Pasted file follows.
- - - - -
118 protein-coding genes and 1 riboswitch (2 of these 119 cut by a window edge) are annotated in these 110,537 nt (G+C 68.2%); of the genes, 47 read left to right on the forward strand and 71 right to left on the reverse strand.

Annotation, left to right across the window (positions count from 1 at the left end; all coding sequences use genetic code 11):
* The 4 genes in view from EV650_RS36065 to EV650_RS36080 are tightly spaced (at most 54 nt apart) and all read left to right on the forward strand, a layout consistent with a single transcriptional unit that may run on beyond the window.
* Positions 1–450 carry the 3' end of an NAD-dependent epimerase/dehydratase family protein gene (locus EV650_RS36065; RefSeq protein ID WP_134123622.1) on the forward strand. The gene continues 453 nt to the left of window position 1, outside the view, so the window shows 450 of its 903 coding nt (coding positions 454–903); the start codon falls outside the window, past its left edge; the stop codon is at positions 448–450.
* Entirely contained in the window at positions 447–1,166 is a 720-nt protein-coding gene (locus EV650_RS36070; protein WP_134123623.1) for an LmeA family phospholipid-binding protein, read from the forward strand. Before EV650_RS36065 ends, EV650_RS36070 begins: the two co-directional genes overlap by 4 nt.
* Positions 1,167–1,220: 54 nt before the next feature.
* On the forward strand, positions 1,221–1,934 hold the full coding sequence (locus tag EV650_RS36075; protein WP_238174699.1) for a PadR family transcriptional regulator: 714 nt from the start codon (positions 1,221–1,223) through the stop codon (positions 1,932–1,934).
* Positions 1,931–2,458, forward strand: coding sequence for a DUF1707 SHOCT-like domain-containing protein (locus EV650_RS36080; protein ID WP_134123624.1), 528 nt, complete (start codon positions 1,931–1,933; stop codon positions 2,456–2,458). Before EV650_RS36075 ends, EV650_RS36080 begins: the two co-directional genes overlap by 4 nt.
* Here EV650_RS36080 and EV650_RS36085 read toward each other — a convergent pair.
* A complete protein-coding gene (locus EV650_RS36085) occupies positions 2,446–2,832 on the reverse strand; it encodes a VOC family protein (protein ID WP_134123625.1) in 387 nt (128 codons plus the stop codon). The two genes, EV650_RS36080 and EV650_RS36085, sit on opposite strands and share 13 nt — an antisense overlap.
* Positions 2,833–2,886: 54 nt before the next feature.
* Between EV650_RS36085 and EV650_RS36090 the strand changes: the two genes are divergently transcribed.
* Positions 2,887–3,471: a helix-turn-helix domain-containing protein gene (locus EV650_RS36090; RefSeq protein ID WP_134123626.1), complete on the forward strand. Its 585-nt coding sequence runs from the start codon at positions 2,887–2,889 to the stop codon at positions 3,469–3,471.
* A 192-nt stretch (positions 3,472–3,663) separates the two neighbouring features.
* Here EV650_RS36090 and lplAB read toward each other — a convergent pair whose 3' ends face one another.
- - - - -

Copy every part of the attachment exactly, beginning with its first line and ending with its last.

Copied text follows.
118 protein-coding genes and 1 riboswitch (2 of these 119 cut by a window edge) are annotated in these 110,537 nt (G+C 68.2%); of the genes, 47 read left to right on the forward strand and 71 right to left on the reverse strand.

Annotation, left to right across the window (positions count from 1 at the left end; all coding sequences use genetic code 11):
* The 4 genes in view from EV650_RS36065 to EV650_RS36080 are tightly spaced (at most 54 nt apart) and all read left to right on the forward strand, a layout consistent with a single transcriptional unit that may run on beyond the window.
* Positions 1–450 carry the 3' end of an NAD-dependent epimerase/dehydratase family protein gene (locus EV650_RS36065; RefSeq protein ID WP_134123622.1) on the forward strand. The gene continues 453 nt to the left of window position 1, outside the view, so the window shows 450 of its 903 coding nt (coding positions 454–903); the start codon falls outside the window, past its left edge; the stop codon is at positions 448–450.
* Entirely contained in the window at positions 447–1,166 is a 720-nt protein-coding gene (locus EV650_RS36070; protein WP_134123623.1) for an LmeA family phospholipid-binding protein, read from the forward strand. Before EV650_RS36065 ends, EV650_RS36070 begins: the two co-directional genes overlap by 4 nt.
* Positions 1,167–1,220: 54 nt before the next feature.
* On the forward strand, positions 1,221–1,934 hold the full coding sequence (locus tag EV650_RS36075; protein WP_238174699.1) for a PadR family transcriptional regulator: 714 nt from the start codon (positions 1,221–1,223) through the stop codon (positions 1,932–1,934).
* Positions 1,931–2,458, forward strand: coding sequence for a DUF1707 SHOCT-like domain-containing protein (locus EV650_RS36080; protein ID WP_134123624.1), 528 nt, complete (start codon positions 1,931–1,933; stop codon positions 2,456–2,458). Before EV650_RS36075 ends, EV650_RS36080 begins: the two co-directional genes overlap by 4 nt.
* Here EV650_RS36080 and EV650_RS36085 read toward each other — a convergent pair.
* A complete protein-coding gene (locus EV650_RS36085) occupies positions 2,446–2,832 on the reverse strand; it encodes a VOC family protein (protein ID WP_134123625.1) in 387 nt (128 codons plus the stop codon). The two genes, EV650_RS36080 and EV650_RS36085, sit on opposite strands and share 13 nt — an antisense overlap.
* Positions 2,833–2,886: 54 nt before the next feature.
* Between EV650_RS36085 and EV650_RS36090 the strand changes: the two genes are divergently transcribed.
* Positions 2,887–3,471: a helix-turn-helix domain-containing protein gene (locus EV650_RS36090; RefSeq protein ID WP_134123626.1), complete on the forward strand. Its 585-nt coding sequence runs from the start codon at positions 2,887–2,889 to the stop codon at positions 3,469–3,471.
* A 192-nt stretch (positions 3,472–3,663) separates the two neighbouring features.
* Here EV650_RS36090 and lplAB read toward each other — a convergent pair whose 3' ends face one another.